§ 6261, at 170 n.1. Second, the Advisory Committee’s Note in the Preliminary Draft included a paragraph that was ultimately excluded from the text of the Note. Id.
8. FED.R.EVID. 702 advisory committee’s note. 9. 29 WRIGHT & GOLD, supra note 6, § 6261, at 171.
its proposed amendment to Rule 702 to the then-new Advisory Committee on Evidence Rules.10 In 1993, the Advisory Committee’s task of reviewing
the Civil Rules Committee’s proposed amendment to Rule 702 was “preempted by the Supreme Court” in Daubert.11
The advent of the Supreme Court’s analysis in Daubert provided trial courts across the country with a framework on how Rule 702 limits the admissibility of scientific evidence. Thereafter, the Advisory Committee on Evidence Rules did not provide public notice of subsequent activity surrounding the 1992 proposed amendment.12
In 2011, the language of Rule 702 was amended “as part of the restyling of the Evidence Rules to make them more easily understood and to make style and terminology consistent throughout the rules.”13 The changes were
intended to be “stylistic only” without altering “any result in any ruling on evidence admissibility.”14
Historically, expert witness testimony has been a facet of trial practice relegated to informing the fact-finder.15 In Daubert, the Supreme Court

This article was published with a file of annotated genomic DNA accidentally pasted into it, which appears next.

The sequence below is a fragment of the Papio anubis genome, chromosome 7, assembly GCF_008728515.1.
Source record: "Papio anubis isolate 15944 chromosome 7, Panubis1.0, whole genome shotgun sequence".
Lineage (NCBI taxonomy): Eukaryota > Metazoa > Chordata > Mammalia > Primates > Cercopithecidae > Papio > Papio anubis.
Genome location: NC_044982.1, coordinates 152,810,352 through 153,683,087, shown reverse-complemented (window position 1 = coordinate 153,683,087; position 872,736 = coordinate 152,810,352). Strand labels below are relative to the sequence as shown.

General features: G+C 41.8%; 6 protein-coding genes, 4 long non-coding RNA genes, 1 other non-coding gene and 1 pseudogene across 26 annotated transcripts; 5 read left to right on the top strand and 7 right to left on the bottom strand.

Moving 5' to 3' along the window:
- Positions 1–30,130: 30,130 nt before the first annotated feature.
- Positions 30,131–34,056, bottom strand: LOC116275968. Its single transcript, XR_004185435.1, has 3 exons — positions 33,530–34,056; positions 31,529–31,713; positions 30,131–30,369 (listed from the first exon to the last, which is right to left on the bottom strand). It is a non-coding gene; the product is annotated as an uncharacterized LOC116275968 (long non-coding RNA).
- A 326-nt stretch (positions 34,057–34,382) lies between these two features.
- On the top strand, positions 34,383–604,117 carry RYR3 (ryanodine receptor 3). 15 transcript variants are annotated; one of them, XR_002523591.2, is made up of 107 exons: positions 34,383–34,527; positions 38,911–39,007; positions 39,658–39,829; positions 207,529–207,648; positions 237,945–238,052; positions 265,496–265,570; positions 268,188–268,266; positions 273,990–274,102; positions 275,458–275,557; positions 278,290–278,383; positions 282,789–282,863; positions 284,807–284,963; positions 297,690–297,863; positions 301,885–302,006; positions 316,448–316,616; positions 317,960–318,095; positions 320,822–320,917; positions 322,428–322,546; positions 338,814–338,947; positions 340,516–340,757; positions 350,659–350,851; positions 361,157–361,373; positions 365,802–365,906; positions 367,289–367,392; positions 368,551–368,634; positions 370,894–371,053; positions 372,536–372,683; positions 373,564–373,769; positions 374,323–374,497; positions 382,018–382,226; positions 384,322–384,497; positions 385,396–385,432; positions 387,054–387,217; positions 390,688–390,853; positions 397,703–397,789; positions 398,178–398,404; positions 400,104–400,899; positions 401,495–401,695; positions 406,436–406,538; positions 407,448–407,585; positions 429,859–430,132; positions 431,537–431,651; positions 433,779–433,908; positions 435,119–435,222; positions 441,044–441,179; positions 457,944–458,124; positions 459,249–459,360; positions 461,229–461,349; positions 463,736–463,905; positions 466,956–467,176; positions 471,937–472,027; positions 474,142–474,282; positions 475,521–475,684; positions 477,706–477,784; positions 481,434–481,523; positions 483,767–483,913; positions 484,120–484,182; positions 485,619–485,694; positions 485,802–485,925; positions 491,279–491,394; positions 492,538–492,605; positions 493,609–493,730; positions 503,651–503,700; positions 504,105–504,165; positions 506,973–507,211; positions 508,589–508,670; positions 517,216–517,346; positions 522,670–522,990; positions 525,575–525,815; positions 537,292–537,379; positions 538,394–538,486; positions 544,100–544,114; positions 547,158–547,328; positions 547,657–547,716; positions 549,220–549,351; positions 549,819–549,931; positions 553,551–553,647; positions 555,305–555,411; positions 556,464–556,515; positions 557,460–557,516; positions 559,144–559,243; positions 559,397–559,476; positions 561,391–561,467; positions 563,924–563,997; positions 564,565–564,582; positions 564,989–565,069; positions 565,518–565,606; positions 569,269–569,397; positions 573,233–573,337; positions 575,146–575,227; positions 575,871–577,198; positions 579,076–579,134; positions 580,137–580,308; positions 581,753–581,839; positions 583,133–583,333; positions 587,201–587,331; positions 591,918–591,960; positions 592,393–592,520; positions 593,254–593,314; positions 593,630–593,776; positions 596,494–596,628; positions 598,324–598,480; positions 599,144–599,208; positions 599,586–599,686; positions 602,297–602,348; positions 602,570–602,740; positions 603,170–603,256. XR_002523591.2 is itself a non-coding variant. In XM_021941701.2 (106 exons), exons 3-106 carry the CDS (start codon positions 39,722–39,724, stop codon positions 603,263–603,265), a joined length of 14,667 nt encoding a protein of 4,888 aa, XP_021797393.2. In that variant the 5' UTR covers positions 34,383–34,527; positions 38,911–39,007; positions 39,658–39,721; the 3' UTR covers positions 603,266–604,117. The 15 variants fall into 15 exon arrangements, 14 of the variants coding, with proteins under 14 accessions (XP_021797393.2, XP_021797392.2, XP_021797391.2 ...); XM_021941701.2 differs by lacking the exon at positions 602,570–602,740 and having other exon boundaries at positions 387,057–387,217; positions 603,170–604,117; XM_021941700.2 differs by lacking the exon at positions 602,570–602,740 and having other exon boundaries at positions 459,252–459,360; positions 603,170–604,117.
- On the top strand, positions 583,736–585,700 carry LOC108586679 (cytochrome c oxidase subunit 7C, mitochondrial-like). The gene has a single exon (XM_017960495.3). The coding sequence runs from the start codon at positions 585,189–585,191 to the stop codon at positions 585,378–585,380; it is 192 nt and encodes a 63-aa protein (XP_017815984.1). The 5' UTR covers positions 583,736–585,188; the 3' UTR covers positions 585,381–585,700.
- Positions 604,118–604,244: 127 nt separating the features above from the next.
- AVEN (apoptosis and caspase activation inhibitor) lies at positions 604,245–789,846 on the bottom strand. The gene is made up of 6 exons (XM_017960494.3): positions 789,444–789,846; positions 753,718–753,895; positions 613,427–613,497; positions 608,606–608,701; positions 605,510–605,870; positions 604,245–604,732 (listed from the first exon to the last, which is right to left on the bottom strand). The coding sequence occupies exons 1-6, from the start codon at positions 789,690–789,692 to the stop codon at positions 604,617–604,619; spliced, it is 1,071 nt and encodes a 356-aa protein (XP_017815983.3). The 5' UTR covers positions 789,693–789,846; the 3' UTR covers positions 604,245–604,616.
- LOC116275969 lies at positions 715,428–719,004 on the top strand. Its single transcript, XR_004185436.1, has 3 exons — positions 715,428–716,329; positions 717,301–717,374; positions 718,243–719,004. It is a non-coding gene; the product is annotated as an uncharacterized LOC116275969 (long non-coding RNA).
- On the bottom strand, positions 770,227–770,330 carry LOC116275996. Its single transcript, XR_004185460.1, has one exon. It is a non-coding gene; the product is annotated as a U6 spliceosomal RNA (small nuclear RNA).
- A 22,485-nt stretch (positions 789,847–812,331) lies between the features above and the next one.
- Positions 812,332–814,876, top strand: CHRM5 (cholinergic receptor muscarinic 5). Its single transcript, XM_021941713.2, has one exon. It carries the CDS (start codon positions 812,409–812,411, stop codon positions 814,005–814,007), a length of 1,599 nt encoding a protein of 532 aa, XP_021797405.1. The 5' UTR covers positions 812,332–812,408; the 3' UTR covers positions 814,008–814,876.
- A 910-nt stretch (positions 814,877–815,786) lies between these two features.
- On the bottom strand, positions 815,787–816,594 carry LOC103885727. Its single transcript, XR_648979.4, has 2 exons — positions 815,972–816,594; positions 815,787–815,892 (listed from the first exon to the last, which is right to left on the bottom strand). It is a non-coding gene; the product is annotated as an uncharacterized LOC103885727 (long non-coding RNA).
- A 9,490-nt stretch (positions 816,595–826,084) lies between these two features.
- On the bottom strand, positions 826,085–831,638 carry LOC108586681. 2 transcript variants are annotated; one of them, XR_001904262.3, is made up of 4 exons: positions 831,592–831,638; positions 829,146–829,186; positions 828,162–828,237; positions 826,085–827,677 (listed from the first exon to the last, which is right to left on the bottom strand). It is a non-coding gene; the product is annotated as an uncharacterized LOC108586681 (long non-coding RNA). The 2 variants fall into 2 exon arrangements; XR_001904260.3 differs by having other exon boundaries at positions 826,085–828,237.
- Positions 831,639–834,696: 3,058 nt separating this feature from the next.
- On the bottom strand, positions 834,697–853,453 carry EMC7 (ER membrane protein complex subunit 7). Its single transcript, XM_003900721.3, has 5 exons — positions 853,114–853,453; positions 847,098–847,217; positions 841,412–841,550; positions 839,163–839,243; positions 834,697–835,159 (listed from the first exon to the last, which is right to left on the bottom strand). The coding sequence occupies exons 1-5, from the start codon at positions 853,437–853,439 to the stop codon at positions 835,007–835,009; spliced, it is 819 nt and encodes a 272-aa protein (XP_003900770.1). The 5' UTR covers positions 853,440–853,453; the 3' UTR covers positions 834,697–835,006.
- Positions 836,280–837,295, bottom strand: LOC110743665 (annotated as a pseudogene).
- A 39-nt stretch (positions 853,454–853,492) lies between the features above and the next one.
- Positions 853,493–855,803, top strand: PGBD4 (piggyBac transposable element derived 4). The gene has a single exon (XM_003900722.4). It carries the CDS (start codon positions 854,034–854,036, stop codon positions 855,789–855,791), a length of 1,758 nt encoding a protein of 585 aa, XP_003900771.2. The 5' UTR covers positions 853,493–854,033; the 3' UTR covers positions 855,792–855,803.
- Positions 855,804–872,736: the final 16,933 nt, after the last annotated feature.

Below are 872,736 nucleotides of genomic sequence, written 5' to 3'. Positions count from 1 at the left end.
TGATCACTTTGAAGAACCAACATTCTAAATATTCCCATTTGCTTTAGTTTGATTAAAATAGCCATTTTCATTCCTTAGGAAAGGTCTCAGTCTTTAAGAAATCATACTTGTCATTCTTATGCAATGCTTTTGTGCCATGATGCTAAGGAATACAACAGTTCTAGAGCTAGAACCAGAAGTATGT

ultimately decided to grant certiorari “in light of sharp divisions among the courts regarding the proper standard for the admission of expert testimony.”16 According to Chief Justice William Rehnquist, the petition
for certiorari presented two questions: first, whether the rule of Frye v. United States17 should remain “good law after the enactment of the Federal
Rules of Evidence,” and second, if Frye remained good law, whether “expert scientific testimony” must be subject to a “peer review process” to be admissible.18
10. Seeid. § 6261, at 173 n.10 (citing Supreme Court of the U.S., Amendments to Federal Rules of Evidence, Excerpt from the Report of the Judicial Conf. Comm. on Rules of Practice and Procedure, 147 F.R.D. 275, 282 (1993)).
11. Seeid. § 6261, at 173.
12. Seeid. Wright and Gold note that a proposal to amend Rule 702 was introduced in Congress in 1995. Id. § 6261, at 173 n.13 (citing Attorney Accountability Act of 1995, H.R. 988, 104th Cong. § 3).
13. FED.R.EVID. 702 advisory committee’s note. 14. Id.
15. In its note to the 1972 Proposed Rules considering the promulgation of Rule 702, the Advisory Committee quoted Mason Ladd:
There is no more certain test for determining when experts may be used than the common sense inquiry whether the untrained layman would be qualified to determine intelligently and to the best possible degree the particular issue without enlightenment from those having a specialized understanding of the subject involved in the dispute.
Id. (quoting Mason Ladd, Expert Testimony, 5 VAND.L.REV. 414, 418 (1952)).